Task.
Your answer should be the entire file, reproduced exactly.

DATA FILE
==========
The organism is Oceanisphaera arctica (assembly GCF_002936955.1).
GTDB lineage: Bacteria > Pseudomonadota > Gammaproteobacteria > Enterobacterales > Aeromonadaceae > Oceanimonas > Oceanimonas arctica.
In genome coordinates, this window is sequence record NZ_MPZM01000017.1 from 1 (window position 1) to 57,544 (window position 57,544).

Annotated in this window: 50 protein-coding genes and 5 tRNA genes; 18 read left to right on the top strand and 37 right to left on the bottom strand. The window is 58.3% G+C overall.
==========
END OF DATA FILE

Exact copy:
The organism is Oceanisphaera arctica (assembly GCF_002936955.1).
GTDB lineage: Bacteria > Pseudomonadota > Gammaproteobacteria > Enterobacterales > Aeromonadaceae > Oceanimonas > Oceanimonas arctica.
In genome coordinates, this window is sequence record NZ_MPZM01000017.1 from 1 (window position 1) to 57,544 (window position 57,544).

Annotated in this window: 50 protein-coding genes and 5 tRNA genes; 18 read left to right on the top strand and 37 right to left on the bottom strand. The window is 58.3% G+C overall.